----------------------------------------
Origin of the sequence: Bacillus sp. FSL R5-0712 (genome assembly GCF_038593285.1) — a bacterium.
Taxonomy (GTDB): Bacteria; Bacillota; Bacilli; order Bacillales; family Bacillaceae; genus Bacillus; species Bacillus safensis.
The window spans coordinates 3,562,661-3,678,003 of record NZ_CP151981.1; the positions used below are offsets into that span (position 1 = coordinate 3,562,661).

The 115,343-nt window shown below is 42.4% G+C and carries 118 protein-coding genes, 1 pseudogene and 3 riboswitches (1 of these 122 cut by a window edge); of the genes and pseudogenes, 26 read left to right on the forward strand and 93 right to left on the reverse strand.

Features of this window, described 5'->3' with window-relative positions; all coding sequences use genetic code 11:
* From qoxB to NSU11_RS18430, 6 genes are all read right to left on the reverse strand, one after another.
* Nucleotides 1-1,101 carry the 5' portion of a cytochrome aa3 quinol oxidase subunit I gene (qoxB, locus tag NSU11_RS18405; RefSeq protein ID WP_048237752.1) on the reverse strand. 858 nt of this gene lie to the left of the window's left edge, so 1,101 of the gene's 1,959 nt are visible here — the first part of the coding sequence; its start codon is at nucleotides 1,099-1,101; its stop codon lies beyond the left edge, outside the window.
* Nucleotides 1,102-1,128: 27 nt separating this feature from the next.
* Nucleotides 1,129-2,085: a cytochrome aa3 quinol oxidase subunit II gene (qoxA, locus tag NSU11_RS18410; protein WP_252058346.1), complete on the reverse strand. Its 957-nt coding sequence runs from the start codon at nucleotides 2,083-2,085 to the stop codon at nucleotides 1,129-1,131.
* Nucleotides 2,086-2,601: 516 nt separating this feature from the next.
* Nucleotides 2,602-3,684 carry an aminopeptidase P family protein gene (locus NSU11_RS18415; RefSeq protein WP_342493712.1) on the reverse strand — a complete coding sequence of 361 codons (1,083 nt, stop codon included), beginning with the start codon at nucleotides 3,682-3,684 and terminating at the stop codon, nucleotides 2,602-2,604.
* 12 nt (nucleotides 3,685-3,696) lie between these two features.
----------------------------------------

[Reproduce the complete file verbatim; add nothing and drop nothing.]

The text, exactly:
Origin of the sequence: Bacillus sp. FSL R5-0712 (genome assembly GCF_038593285.1) — a bacterium.
Taxonomy (GTDB): Bacteria; Bacillota; Bacilli; order Bacillales; family Bacillaceae; genus Bacillus; species Bacillus safensis.
The window spans coordinates 3,562,661-3,678,003 of record NZ_CP151981.1; the positions used below are offsets into that span (position 1 = coordinate 3,562,661).

The 115,343-nt window shown below is 42.4% G+C and carries 118 protein-coding genes, 1 pseudogene and 3 riboswitches (1 of these 122 cut by a window edge); of the genes and pseudogenes, 26 read left to right on the forward strand and 93 right to left on the reverse strand.

Features of this window, described 5'->3' with window-relative positions; all coding sequences use genetic code 11:
* From qoxB to NSU11_RS18430, 6 genes are all read right to left on the reverse strand, one after another.
* Nucleotides 1-1,101 carry the 5' portion of a cytochrome aa3 quinol oxidase subunit I gene (qoxB, locus tag NSU11_RS18405; RefSeq protein ID WP_048237752.1) on the reverse strand. 858 nt of this gene lie to the left of the window's left edge, so 1,101 of the gene's 1,959 nt are visible here — the first part of the coding sequence; its start codon is at nucleotides 1,099-1,101; its stop codon lies beyond the left edge, outside the window.
* Nucleotides 1,102-1,128: 27 nt separating this feature from the next.
* Nucleotides 1,129-2,085: a cytochrome aa3 quinol oxidase subunit II gene (qoxA, locus tag NSU11_RS18410; protein WP_252058346.1), complete on the reverse strand. Its 957-nt coding sequence runs from the start codon at nucleotides 2,083-2,085 to the stop codon at nucleotides 1,129-1,131.
* Nucleotides 2,086-2,601: 516 nt separating this feature from the next.
* Nucleotides 2,602-3,684 carry an aminopeptidase P family protein gene (locus NSU11_RS18415; RefSeq protein WP_342493712.1) on the reverse strand — a complete coding sequence of 361 codons (1,083 nt, stop codon included), beginning with the start codon at nucleotides 3,682-3,684 and terminating at the stop codon, nucleotides 2,602-2,604.
* 12 nt (nucleotides 3,685-3,696) lie between these two features.